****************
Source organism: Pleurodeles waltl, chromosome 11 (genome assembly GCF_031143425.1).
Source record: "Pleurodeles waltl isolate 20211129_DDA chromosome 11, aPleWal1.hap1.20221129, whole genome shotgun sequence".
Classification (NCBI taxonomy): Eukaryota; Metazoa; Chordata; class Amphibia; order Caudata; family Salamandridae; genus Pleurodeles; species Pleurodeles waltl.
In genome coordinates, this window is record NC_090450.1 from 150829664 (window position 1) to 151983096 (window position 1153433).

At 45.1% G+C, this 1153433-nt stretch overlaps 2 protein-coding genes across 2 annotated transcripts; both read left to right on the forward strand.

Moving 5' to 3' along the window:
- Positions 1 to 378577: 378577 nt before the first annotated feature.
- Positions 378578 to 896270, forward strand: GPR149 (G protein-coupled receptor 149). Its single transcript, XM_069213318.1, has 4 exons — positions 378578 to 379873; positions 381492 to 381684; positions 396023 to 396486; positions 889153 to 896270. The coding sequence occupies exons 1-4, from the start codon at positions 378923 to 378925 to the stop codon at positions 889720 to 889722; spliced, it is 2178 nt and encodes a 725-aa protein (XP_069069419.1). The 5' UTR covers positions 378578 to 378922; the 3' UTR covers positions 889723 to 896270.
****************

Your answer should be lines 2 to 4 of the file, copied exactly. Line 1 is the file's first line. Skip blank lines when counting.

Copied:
Source record: "Pleurodeles waltl isolate 20211129_DDA chromosome 11, aPleWal1.hap1.20221129, whole genome shotgun sequence".
Classification (NCBI taxonomy): Eukaryota; Metazoa; Chordata; class Amphibia; order Caudata; family Salamandridae; genus Pleurodeles; species Pleurodeles waltl.
In genome coordinates, this window is record NC_090450.1 from 150829664 (window position 1) to 151983096 (window position 1153433).